And after looking at the structure of Lock’s hair, they were able to confirm that, indeed, it was uncombable hair syndrome—an extremely rare condition that causes the hair to grow with a very soft and easily breakable texture. Lock is one of just 100 known cases of the condition.

Hearing that Lock had this syndrome was a shock at first. “You’re just going about your day thinking everything’s fine and that your kid might have curly hair, which does run in the family. And then to hear that there’s a rare syndrome associated with your kid — it was crazy,” Katelyn says.

Thankfully, the syndrome only seems to affect Lock’s hair. “They said because he was developing normally in every other area of his life, that we didn’t need to be worried about anything else being a concern,” she says.

Katelyn tried to learn more about the syndrome, but with so few cases, there’s very little information online or among specialists. She did, though, find a Facebook group of parents of kids with the syndrome or people who have it themselves.

“That’s been a great source of comfort, and we share pictures and talk about different things,” she says. “It’s cool to see how the older kids’ hair has changed over the years: For some people it does not go away, and for others it becomes a little bit more manageable.”

Research contact: @people

Hen party: U.K. pig befriends rescue chicken who loves to give him back scratches

February 22, 2022

A giant pig that lives in a house has a new best friend—a hen that had to be moved indoors due to an avian flu lockdown, reports People magazine.

Both animals currently live at Tribe Animal Sanctuary in Lanarkshire, Scotland. Vietnamese potbellied pig Francisco, 4, moved to the U.K. rescue habitat after his former owner—a teenage girl who got the pet for her birthday—could no longer care for him after he grew beyond his supposed “micropig” size.

Morag Sangster, who runs Tribe Animal Sanctuary, lets him run the house along with her four dogs, as reported by SWNS.

Alice the hen arrived at the sanctuary after Sangster rescued her from life on a battery farm used for fast food production. Then, last November, Alice moved from the sancutary’s outdoor area to the inside of the conservatory, in order to avoid an outbreak of avian flu. Alice’s lockdown forced the chicken to live with Francisco. Luckily, the hen and pig became unlikely best friends.

Alice quickly became one of Francisco’s favorites thanks to her pig backscratches, which she conducts by standing on the swine and stretching her claws.”I think all pigs love to have scratches on their back Sanagster told SWNS, adding, “Alice will jump on Francisco’s back, and you can tell he likes it.”

The two-year-old hen will eventually be allowed to move back outside, but Stranger believes that she will choose to spend her time indoors to be near Francisco.

However, one way or another, neither of them will be at a loss for company: Tattoo artist Sangster and her partner John Ryan also have four Highland cows, seven pigs, 50 sheep, three donkeys, seven goats, five geese, five turkeys, and 60 hens under their care.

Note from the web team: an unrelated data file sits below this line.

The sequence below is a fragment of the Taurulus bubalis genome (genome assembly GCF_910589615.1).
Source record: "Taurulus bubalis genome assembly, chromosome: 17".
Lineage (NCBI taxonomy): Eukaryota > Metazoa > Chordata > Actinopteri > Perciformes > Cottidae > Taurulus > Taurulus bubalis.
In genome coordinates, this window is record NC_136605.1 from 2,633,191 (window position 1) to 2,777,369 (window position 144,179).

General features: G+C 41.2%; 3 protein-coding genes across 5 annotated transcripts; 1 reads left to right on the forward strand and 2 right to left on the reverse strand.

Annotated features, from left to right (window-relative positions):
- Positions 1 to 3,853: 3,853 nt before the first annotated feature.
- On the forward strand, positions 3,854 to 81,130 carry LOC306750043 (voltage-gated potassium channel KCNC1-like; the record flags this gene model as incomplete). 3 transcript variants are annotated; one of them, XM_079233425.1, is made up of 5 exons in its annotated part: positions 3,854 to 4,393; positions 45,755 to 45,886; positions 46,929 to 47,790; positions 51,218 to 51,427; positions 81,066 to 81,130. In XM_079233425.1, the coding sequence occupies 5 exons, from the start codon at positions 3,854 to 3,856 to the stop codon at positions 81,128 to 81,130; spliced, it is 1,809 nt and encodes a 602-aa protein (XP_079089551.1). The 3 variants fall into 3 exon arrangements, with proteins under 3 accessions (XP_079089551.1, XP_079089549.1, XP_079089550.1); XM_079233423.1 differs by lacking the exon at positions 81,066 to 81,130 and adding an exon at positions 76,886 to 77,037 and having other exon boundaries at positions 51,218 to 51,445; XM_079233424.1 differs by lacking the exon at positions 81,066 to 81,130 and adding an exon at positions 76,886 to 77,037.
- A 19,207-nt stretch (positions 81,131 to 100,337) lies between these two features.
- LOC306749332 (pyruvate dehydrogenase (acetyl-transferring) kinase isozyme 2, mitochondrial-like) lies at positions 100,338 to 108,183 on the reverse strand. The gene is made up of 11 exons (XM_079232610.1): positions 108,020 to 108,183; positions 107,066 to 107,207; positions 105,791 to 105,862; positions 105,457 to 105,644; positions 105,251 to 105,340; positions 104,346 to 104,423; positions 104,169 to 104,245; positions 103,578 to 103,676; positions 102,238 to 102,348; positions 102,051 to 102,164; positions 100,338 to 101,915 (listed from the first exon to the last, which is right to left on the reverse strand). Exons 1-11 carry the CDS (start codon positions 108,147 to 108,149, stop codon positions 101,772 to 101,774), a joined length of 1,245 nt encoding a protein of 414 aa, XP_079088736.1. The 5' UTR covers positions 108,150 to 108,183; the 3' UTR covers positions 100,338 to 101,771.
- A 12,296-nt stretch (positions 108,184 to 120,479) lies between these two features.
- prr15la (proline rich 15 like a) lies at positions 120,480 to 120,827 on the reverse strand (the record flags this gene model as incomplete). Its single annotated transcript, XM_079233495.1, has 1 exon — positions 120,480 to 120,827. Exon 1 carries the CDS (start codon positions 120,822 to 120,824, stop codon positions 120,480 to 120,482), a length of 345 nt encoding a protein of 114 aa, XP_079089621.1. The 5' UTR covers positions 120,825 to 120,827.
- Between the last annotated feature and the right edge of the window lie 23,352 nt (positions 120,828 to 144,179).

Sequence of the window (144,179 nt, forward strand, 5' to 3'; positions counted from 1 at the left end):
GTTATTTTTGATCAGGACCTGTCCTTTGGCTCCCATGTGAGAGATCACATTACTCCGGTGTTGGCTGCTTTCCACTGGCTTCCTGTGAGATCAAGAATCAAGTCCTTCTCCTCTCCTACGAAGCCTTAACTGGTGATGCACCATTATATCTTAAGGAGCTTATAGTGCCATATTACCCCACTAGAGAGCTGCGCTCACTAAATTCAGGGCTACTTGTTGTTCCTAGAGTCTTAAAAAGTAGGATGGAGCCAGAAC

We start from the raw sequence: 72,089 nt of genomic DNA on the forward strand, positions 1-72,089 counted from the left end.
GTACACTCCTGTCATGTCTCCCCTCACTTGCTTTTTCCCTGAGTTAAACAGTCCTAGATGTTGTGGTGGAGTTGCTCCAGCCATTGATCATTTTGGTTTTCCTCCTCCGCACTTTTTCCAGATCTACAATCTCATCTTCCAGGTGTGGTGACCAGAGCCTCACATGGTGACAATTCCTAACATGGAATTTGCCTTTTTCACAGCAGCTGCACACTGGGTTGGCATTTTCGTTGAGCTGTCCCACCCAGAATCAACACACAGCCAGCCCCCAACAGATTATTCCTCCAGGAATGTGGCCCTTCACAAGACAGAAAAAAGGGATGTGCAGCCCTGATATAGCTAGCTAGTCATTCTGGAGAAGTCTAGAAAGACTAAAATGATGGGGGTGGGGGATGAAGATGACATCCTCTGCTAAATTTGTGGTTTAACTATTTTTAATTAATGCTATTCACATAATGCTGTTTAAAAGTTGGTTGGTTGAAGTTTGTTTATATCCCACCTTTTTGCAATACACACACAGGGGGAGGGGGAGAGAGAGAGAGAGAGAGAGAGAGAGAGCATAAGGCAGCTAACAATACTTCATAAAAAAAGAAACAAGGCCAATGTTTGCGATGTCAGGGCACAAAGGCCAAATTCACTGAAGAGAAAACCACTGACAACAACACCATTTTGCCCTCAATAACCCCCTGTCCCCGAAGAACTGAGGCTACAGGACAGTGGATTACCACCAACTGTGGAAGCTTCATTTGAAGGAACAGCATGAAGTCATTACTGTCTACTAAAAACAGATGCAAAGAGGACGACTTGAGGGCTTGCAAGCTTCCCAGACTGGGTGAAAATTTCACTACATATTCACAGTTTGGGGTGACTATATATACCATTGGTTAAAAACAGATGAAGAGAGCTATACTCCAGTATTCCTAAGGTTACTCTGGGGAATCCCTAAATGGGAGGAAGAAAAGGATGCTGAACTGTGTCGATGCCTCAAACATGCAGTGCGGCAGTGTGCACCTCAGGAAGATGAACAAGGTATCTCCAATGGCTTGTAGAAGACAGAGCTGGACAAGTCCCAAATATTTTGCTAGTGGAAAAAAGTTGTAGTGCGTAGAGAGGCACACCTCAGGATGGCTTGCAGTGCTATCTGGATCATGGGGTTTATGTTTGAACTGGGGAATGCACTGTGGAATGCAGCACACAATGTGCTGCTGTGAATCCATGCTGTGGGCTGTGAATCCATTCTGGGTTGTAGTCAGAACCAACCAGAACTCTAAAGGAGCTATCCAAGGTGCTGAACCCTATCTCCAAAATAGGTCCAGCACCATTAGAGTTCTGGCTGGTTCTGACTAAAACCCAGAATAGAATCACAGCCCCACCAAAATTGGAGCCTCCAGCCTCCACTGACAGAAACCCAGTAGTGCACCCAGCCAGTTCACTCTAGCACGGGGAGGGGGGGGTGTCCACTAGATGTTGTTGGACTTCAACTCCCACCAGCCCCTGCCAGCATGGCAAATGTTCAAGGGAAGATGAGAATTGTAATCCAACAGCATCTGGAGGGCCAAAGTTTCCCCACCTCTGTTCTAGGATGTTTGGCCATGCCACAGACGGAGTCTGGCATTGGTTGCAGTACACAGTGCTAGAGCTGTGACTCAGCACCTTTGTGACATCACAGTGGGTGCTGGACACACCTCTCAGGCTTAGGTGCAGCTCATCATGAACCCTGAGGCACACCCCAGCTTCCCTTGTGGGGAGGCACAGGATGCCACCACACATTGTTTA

“We like to see animals as fun-loving creatures, there’s no difference between pets and livestock,” Sangster said of her full house.

Research contact: @people

‘Lookin’ sharp, kid!’ Baby porcupine born at Smithsonian’s National Zoo

January 26, 2022

Smithsonian’s National Zoo has welcomed a new member—a baby porcupine!

During a winter snowstorm, the quill-covered rodent arrived overnight between January 3 and January 4; and keepers discovered the newborn the next morning, People magazine reports.

The unnamed animal is the second offspring of porcupine parents Quillbur and Beatrix. The porcupine joins big brother Quilliam, who was born in 2019.

In a Facebook post on January 19, the Washington D.C. zoo said, “Lookin’ sharp, kid! Prehensile-tailed porcupines Beatrix and Quillbur recently welcomed their second offspring. Small Mammal House keepers reported for duty Januuary 4 and discovered Beatrix had given birth overnight.”

The zoo also revealed that the now two-week-old porcupine is “bonded with mom and is nursing well and gaining weight.”

The sex of the porcupette—a term for a baby porcupine—has yet to be determined. According to the zoo’s post, all baby porcupines are anatomically similar until they reach six months, so the zoo is using DNA testing to discover the young animal’s sex.

“Keepers sent quill samples to scientists at the Zoo’s Center for Conservation Genomics for DNA analysis,” the zoo shared in its social media post. “In a few weeks, we’ll know our porcupette’s sex!”

Zookeepers also are waiting to learn more about the new porcupine’s personality.

“Our team is looking forward to learning if the newborn will take after Beatrix, who is relaxed and easy-going, or be more active and curious like Quillbur!” the zoo added on Facebook.

Prehensile-tailed porcupines—one of 18 species of New World porcupines —are born with soft quills that harden minutes after birth. They can climb trees and are herbivores, according to the zoo.

Research contact: @people